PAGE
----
When Rubio had a chance to push for cuts to entitlement programs as a state legislator, he was restrained.
As House speaker in 2008, Rubio’s chamber initially proposed eliminating Medicaid subsidies for eyeglasses, dentures and hearing aids for the elderly. The House then backed away from the plan.
Rubio was also responsible for steering an additional $20 million to Jackson Memorial Hospital, the state’s largest provider of Medicaid and charity care.
In all, Rubio helped stuff the state budget with about $250 million in hometown spending over the years.
Rubio went on in 2010 to campaign against Washington-style pork-barrel spending. He pointed out that hometown spending as a state legislator was more fiscally responsible than congressional earmarking because the state had a balanced budget.
In his speech Tuesday, Rubio echoed the longstanding Republican complaint about deficits under Obama (although he was silent about the structural budget deficits Obama inherited from President George W. Bush).
“So Mr. President, I don’t oppose your plans because I want to protect the rich,” Rubio said. “I oppose your plans because I want to protect my neighbors.”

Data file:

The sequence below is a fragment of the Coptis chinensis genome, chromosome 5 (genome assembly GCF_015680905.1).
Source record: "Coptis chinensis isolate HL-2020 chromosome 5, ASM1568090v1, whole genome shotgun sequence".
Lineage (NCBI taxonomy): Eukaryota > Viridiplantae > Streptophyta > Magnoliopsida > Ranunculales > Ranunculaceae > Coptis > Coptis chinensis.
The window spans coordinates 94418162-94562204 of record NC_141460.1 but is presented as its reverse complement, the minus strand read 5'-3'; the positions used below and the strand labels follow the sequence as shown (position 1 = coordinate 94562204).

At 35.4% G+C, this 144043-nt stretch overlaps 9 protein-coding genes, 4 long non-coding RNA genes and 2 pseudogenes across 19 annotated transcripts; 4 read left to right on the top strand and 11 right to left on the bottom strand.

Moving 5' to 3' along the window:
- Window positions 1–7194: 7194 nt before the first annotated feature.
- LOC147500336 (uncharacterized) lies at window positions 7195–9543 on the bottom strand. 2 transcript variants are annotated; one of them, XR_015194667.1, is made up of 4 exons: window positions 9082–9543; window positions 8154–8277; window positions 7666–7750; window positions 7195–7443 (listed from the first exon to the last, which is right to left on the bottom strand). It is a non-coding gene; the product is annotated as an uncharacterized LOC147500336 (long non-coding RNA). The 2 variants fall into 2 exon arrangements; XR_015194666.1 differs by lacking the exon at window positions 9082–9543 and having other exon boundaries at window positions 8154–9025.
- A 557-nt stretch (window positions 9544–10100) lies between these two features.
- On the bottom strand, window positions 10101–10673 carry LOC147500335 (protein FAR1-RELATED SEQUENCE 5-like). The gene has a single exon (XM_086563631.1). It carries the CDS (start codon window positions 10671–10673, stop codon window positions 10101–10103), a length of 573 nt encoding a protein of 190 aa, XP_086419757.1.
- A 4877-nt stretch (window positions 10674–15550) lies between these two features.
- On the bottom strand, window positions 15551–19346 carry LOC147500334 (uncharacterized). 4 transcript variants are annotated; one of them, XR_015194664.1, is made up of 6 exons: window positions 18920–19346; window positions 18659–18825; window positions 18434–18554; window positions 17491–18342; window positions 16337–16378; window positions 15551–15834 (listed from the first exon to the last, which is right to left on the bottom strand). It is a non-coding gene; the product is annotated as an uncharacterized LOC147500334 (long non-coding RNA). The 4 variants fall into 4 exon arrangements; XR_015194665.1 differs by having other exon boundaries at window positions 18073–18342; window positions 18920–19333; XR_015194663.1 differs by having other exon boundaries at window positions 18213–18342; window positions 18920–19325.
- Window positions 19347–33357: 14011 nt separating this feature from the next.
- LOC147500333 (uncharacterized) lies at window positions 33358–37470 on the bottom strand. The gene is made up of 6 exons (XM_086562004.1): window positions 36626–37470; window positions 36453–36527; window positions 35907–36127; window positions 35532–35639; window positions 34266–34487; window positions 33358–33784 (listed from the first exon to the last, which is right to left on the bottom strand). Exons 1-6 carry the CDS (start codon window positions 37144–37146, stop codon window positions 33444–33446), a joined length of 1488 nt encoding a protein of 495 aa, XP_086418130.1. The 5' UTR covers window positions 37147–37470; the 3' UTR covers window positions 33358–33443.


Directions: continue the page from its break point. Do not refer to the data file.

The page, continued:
That was at the end of the speech, long after Rubio took his swig from his water bottle and set the mockery in motion.
On liberal-leaning MSNBC, the clip was played over and over again. Liberal commentators noted that, but for Rubio’s softened stance on immigration reform, the speech resembled Republican presidential candidate Mitt Romney’s campaign rhetoric.
So Rubio, essentially, was carrying Romney’s water.
But where Romney committed gaffe after gaffe and did relatively little to reverse his fortunes, Rubio did the opposite. He laughed at himself. In politics, that goes a long way.
It’s a major difference between Rubio and Romney.
And if Democrats want to stereotype Rubio as Romney-clone not ready for prime time, the joke could be on them in 2016.